4:diamond cut pocket on the left breast

175 Daniel April 14, 2009 at 12:31 am

Unlike many of the other men of his time peacocking about in bright, brand name colors- my grandfather never forgot that cash was never a substitute for class. Only (1)*solid white herringbone (4-6-64)* would wrap the thick shoulders of a man whose life’s purpose was to help bear the burdens of others. On many men, a (2)*straight point collar* would accentuate the face- but on this Hyperion, it drew attention to the fact that there was more to admire than his confident, brotherly countenance. Light would catch on a simple silver cufflink in a (3)*square french cuff* drawing attention to- and subtle envy of- the person who grasped this man’s hand in brotherhood. He wore (4)*no breast pocket,* but those that knew him well swear that there once was one, maybe even two, but they were torn off the shirt long ago in an outpouring of love from this man’s great heart. Many men can claim their dress makes for an impressive entrance, but hardly anyone can say that they didn’t notice when my granfather left a room.

176 Brian April 14, 2009 at 4:48 am

I like shirts that stand out a little and send a subtle message of strength, especially using strong, rich colors.

Fabric: 4-6-88
Collar: Classic spread collar
Cuff: One-button square edge cuff
Pocket: Left square pocket

177 Andrew M. April 14, 2009 at 6:07 am

Fabric: # 4-3-1
Collar: Rounded
Cuff: 2 button cut corner
Pocket: none

178 Evan April 14, 2009 at 6:10 am

I’m 5′ 9″ but broad shouldered, and I have had more trouble than I’d like finding dress shirts that actually fit. They either a) fit my arm length but movement is no-no because the buttons battle for their purchase at my chest or b) it looks like I’m wearing a moo-moo because the next size up is too large for my torso (don’t even ask about the sleeves). Even fitted shirts can’t get the job done. Looks like tailored shirts is my only reprieve (but then the budget comes into play…). So, if I had the choice for tailored shirt that would actually fit me, here goes:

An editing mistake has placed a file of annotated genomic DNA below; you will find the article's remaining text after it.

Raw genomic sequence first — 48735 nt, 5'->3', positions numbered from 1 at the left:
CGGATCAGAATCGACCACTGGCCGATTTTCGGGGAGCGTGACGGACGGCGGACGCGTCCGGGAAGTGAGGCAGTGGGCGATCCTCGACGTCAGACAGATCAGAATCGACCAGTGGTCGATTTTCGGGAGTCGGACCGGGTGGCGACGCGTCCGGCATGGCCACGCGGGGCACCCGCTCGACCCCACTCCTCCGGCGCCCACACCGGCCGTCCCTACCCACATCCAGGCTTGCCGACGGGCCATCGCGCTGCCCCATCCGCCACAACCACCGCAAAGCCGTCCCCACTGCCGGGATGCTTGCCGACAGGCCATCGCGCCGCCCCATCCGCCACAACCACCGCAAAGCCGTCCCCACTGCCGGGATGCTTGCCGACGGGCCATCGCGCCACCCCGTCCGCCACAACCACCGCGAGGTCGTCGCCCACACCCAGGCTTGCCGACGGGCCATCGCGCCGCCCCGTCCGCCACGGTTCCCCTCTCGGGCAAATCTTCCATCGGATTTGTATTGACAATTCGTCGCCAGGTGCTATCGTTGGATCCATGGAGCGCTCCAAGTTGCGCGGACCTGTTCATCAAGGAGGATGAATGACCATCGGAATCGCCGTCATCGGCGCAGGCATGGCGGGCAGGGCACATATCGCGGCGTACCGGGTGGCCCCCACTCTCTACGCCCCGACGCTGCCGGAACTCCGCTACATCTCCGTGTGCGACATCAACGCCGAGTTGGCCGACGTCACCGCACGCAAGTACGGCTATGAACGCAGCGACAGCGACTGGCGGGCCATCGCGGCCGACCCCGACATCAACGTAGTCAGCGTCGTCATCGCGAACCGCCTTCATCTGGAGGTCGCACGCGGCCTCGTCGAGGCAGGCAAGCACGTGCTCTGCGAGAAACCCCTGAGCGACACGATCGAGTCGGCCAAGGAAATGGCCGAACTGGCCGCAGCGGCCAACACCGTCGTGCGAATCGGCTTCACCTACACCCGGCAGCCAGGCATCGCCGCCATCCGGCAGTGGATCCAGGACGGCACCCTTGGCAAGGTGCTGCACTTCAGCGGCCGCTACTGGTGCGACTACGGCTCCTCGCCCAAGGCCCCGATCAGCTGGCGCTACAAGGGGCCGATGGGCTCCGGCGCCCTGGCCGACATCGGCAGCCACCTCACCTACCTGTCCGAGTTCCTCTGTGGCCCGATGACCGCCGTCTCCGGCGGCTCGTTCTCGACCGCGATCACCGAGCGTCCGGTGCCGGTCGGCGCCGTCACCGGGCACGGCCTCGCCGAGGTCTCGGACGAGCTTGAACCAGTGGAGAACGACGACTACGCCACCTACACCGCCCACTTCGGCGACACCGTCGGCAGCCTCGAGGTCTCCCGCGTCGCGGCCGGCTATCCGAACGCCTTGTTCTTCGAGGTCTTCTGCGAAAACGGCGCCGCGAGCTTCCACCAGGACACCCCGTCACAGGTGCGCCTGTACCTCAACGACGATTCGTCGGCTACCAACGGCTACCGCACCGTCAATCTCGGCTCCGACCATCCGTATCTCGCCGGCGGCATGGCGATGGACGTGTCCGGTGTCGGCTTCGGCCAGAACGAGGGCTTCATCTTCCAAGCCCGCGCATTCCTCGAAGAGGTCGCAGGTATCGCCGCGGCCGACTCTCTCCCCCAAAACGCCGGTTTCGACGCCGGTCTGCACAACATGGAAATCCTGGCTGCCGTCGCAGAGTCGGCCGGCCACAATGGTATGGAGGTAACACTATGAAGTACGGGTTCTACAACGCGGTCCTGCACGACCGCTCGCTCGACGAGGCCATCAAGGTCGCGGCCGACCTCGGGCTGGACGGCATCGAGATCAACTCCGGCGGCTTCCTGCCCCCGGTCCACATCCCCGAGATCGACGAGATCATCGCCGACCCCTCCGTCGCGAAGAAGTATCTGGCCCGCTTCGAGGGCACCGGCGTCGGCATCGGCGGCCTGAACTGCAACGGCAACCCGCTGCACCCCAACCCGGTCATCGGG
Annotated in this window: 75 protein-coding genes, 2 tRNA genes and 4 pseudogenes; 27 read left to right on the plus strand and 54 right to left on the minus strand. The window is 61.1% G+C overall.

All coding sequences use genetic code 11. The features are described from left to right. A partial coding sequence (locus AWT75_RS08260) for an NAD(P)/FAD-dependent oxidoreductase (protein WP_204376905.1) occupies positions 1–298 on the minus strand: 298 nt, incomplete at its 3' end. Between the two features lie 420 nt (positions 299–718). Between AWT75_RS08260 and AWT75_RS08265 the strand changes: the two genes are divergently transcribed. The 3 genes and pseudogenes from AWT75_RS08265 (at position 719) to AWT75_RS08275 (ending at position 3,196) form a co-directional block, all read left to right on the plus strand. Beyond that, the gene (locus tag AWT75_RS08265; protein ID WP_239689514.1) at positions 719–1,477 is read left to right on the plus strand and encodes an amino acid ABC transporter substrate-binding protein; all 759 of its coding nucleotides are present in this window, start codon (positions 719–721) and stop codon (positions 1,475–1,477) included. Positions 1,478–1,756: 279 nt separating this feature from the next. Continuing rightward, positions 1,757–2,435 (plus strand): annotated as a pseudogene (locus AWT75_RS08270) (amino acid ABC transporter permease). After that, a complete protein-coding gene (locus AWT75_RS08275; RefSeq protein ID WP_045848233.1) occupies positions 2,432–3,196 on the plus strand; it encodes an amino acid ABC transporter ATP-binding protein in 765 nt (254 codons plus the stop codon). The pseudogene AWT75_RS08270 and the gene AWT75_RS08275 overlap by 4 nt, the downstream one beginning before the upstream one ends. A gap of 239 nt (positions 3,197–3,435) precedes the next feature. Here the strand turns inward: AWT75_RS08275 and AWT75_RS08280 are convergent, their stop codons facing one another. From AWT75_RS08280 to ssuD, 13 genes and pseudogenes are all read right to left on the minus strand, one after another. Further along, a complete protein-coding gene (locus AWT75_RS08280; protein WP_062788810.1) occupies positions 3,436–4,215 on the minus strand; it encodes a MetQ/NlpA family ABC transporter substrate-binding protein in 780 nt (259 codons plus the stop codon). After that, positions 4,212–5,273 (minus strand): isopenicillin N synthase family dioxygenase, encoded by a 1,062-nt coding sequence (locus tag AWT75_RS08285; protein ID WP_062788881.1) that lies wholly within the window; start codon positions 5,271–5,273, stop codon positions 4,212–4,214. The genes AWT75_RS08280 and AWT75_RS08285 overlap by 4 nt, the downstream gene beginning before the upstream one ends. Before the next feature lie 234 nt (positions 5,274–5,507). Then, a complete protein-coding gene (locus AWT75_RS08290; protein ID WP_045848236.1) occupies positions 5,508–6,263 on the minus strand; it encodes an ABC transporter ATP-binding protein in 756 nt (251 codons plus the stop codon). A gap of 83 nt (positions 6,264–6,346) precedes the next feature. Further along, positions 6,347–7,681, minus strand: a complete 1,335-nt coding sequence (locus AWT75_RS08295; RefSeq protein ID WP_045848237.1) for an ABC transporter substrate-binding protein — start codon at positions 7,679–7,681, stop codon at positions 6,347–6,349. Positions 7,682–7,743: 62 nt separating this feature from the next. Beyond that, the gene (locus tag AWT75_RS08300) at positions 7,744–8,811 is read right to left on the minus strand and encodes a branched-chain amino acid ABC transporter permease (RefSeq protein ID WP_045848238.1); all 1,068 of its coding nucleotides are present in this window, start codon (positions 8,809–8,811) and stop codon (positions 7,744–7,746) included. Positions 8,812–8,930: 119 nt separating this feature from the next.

Fabric: 4-6-29
Collar: Point
Cuff: French, square
Pocket: None

And there we go. Good luck everyone!

179 Bob Jones, Esq April 14, 2009 at 6:39 am

My ideal shirt:
1) White Cotton 4-6-79
2) Spread Collar
3) French Cuffs
4) No Pocket

180 Adam Lewkovitz April 14, 2009 at 6:44 am

Fabric: #4-6-29
Collar: Regular Business Collar
Cuff: French, square
Pocket: None
(Form fit, Regular Front Style,Centered Box Pleat, Contrast white collar and cuffs if you’ll permit me to be picky)

Starting my new job next week so fingers crossed!! Good luck everyone!

P.S at 6″6′ finding shirts is a real pain so this will be a welcome addition to my collection.

181 Christopher April 14, 2009 at 6:50 am

1) #4-6-69 Blue Herringbone
2) Medium Spread Collar
3) Square Edge French Cuff
4) Diamond Cut Pocket (for a pen and pair of glasses, yes pockets are still useful!)

182 Kyle April 14, 2009 at 6:51 am

Fabric: #4-6-65
Collar: Straight point
Cuff: Rounded edge French cuff
Pocket: Diamond cut, left side
Form fit
Panel front style
centered box pleat back

183 Umbratikus April 14, 2009 at 6:57 am

For dress, I prefer standard #4, white, although I am also a fan of lightly textured shirts, such as Oxford cloth. Point collars over spread. I have never owned french cuffs, but I think I might like them if I had a nice set of cufflinks, so I could go either way on this one. I am also indifferent as to breast pocket style.

184 Brian Cromeens April 14, 2009 at 7:23 am

Fabric: 4-8-35

Collar: Classic Button Down

Cuff: Two button Cut Corner

Pocket: No Pocket

Front: Panel

Back: Plain

This is my first comment on this site, I would like to say that it is refreshing to see that there are those that have recognized the affect that the fall of the gentleman has had on society. Please keep up the good work. I cannot express how much the advice on this site has helped me with my education, and with my personal relationships.

185 Rob April 14, 2009 at 7:30 am

Fabric: 4-6-71
Collar: medium or quarter spread
Cuff: rounded button cuff
Pocket: single pocket, left breast, square.

Also, I think Jerry’s right about this: The second button is the key button. It literally makes or breaks the shirt.

186 Jason Nickolay April 14, 2009 at 7:40 am

Awesome giveaway. My picks are

Color: Pattern #4-6-61
Collar Style: Regular Business Collar
Diamond Cut Pocket
Panel Front Style
Square Pocket

187 Brian April 14, 2009 at 8:38 am

My ideal shirt

fabric: #4-6-79
collar: regular business collar
front pocket: diamond cut pocket